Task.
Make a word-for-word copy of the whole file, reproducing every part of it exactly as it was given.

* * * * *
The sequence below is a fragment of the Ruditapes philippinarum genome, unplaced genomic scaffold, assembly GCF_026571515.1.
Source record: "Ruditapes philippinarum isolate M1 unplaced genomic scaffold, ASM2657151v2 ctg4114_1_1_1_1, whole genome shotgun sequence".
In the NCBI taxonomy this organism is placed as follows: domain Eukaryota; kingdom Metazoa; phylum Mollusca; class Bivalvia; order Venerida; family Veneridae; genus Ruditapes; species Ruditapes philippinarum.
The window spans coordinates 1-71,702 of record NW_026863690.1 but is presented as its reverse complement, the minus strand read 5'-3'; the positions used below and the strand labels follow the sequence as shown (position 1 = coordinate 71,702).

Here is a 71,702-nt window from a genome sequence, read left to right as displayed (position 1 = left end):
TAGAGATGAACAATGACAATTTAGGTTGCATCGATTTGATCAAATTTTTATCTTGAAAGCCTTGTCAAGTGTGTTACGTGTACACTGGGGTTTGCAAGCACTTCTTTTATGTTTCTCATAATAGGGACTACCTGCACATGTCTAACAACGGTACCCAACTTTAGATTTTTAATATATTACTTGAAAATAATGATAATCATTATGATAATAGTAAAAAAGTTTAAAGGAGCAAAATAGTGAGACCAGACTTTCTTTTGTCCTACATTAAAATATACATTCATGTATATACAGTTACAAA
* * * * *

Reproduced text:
The sequence below is a fragment of the Ruditapes philippinarum genome, unplaced genomic scaffold, assembly GCF_026571515.1.
Source record: "Ruditapes philippinarum isolate M1 unplaced genomic scaffold, ASM2657151v2 ctg4114_1_1_1_1, whole genome shotgun sequence".
In the NCBI taxonomy this organism is placed as follows: domain Eukaryota; kingdom Metazoa; phylum Mollusca; class Bivalvia; order Venerida; family Veneridae; genus Ruditapes; species Ruditapes philippinarum.
The window spans coordinates 1-71,702 of record NW_026863690.1 but is presented as its reverse complement, the minus strand read 5'-3'; the positions used below and the strand labels follow the sequence as shown (position 1 = coordinate 71,702).

Here is a 71,702-nt window from a genome sequence, read left to right as displayed (position 1 = left end):
TAGAGATGAACAATGACAATTTAGGTTGCATCGATTTGATCAAATTTTTATCTTGAAAGCCTTGTCAAGTGTGTTACGTGTACACTGGGGTTTGCAAGCACTTCTTTTATGTTTCTCATAATAGGGACTACCTGCACATGTCTAACAACGGTACCCAACTTTAGATTTTTAATATATTACTTGAAAATAATGATAATCATTATGATAATAGTAAAAAAGTTTAAAGGAGCAAAATAGTGAGACCAGACTTTCTTTTGTCCTACATTAAAATATACATTCATGTATATACAGTTACAAA